September 10th, 2013, 04:58 AM  #1 
Newbie Joined: Sep 2013 Posts: 7 Thanks: 0  Question on groups
Question from Modern Algebra an Intro: Q. if S>1, then M(S), the set of all mappings from S to S, is not a group with respect to composition, Why? I can't figure it out! 
September 10th, 2013, 10:04 AM  #2  
Senior Member Joined: Aug 2012 Posts: 2,413 Thanks: 755  Re: Question on groups Quote:
Can you see one that's certain to fail for M(S)? Once you write down the axioms, this will be fairly obvious.  
September 10th, 2013, 10:20 AM  #3 
Newbie Joined: Sep 2013 Posts: 7 Thanks: 0  Re: Question on groups
I'm thinking that it's the fact that not all elements of M(S) have an inverse? I know it probably should be obvious, but I just can't get my head around it.

September 10th, 2013, 12:01 PM  #4  
Senior Member Joined: Aug 2012 Posts: 2,413 Thanks: 755  Re: Question on groups Quote:
Now your task is to prove it. Can you give an example of some set S and write down a few elements of M(S)? Any old set S will do. As a way to get started, choose some set S and write down a few elements of M(S) that do have inverses.  
September 11th, 2013, 03:52 AM  #5  
Newbie Joined: Sep 2013 Posts: 7 Thanks: 0  Re: Question on groups Quote:
Second, I think I'm getting there. I wrote out a Cayley table for S = set of permutations of order 3. That worked out well and it satisfies all the group axioms. Is it true that all permutations are groups in M(S)? due to the fact that they bijective and therefore all have inverses? I'm finding it hard to think of a set S in M(S) that has elements without an inverse. Can you let S = the set of all integers or something like that?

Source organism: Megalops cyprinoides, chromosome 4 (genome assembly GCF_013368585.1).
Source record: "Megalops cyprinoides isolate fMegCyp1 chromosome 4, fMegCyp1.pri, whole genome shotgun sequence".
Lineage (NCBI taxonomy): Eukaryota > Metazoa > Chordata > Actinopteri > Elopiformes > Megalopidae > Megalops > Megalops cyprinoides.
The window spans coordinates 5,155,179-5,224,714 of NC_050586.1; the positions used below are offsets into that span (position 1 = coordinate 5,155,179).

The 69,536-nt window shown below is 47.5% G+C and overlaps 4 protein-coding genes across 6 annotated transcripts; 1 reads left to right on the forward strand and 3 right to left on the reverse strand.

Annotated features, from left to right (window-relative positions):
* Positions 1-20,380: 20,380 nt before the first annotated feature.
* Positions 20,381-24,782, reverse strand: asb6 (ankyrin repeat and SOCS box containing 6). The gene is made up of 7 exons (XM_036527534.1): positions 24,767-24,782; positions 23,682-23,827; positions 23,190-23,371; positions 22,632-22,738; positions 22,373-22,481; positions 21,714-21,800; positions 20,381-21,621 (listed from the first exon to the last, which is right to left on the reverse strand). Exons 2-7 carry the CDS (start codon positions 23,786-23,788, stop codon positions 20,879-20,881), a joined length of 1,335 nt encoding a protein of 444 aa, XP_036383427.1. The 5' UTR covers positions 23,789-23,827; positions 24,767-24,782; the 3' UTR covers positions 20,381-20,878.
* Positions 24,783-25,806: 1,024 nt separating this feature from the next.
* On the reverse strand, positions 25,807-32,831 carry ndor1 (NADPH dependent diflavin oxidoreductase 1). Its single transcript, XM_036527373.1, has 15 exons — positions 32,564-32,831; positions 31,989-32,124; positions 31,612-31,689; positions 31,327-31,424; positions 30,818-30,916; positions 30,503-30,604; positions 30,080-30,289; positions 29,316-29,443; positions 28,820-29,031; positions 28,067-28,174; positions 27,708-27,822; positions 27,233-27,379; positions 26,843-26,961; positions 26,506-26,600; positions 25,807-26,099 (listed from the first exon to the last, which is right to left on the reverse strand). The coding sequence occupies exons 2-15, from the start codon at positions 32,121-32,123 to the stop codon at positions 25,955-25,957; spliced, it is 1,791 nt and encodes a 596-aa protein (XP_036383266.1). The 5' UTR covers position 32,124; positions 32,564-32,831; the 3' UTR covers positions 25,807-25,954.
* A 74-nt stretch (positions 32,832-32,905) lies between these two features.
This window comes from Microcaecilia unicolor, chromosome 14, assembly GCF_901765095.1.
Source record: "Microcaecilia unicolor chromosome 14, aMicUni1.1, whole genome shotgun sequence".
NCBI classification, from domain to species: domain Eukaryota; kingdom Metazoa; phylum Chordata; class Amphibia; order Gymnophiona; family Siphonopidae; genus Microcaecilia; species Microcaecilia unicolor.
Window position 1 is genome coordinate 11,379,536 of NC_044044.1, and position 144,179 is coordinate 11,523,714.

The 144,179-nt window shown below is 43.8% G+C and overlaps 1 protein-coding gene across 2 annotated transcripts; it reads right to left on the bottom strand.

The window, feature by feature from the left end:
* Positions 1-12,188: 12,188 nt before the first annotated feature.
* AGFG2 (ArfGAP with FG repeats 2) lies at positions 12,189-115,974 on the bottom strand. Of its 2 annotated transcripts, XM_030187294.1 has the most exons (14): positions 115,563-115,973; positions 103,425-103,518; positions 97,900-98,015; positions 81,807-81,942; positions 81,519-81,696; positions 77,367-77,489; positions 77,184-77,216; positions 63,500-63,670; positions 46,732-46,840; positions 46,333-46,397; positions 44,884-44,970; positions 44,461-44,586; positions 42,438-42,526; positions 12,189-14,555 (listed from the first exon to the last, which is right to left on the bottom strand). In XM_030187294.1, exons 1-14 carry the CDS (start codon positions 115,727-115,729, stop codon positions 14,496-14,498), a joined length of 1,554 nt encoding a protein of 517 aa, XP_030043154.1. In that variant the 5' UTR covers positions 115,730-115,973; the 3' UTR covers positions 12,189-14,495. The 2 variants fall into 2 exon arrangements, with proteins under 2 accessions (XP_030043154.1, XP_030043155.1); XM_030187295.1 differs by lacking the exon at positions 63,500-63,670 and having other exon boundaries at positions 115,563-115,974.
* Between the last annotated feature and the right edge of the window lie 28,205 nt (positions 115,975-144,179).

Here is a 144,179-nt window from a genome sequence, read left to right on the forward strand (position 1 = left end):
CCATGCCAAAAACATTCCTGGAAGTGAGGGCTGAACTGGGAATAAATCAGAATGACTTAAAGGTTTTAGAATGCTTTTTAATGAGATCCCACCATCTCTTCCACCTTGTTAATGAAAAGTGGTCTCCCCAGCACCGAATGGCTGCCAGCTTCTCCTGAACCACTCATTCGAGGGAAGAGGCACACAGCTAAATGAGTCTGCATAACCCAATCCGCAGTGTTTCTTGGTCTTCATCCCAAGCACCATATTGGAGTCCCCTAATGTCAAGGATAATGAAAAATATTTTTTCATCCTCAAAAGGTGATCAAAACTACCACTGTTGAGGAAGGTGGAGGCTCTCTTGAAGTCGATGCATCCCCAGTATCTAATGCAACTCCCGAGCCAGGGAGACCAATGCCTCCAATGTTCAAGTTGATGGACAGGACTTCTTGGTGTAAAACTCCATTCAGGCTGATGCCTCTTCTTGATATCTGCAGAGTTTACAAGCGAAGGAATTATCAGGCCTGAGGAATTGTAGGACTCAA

September 11th, 2013, 08:03 AM  #6  
Senior Member Joined: Aug 2012 Posts: 2,413 Thanks: 755  Re: Question on groups Quote:
But you're overthinking this. Let S = any old set at all. Can you write down a function that's not invertible? Let S = {1,2,3}. Write down all the elements of M(S).  
September 11th, 2013, 11:48 AM  #7 
Newbie Joined: Sep 2013 Posts: 7 Thanks: 0  Re: Question on groups
if S = {1,2,3} then the elements of M(S) would be the mappings 1>2, 1>3, 2>1, 2>3, 3>1, 3>2 is that right?

September 11th, 2013, 11:53 AM  #8  
Senior Member Joined: Aug 2012 Posts: 2,413 Thanks: 755  Re: Question on groups Quote:
 
September 12th, 2013, 03:37 AM  #9 
Newbie Joined: Sep 2013 Posts: 7 Thanks: 0  Re: Question on groups
OK so my book says: A mapping from a set S to a set T is a relationship that assigns to each element in S a uniquely determined element in T. So if I'm looking at mappings in M(S), S={1,2,3}, then two examples would be ... Q: 1>2, 2>3, 3>2 R: 1>3, 2>1, 3>3 So Q,R are elements of M(S) but Q and R don't form a group with respect to composition, because both of them are neither 11 nor onto so therefore Q o R isn't invertible? Would that be correct? 
September 12th, 2013, 06:59 AM  #10 
Senior Member Joined: Aug 2012 Posts: 2,413 Thanks: 755  Re: Question on groups
Do you know what a function is? Do you know that a function is the same thing as a mapping? They're just two words for the same thing. What about a function that maps everything to the same element? Perhaps "uniquely determined" is a confusing phrase. It means that if 1 > 2 then 1 can't also go to 3. But 1 could go to 2 and 2 could also go to 2. 

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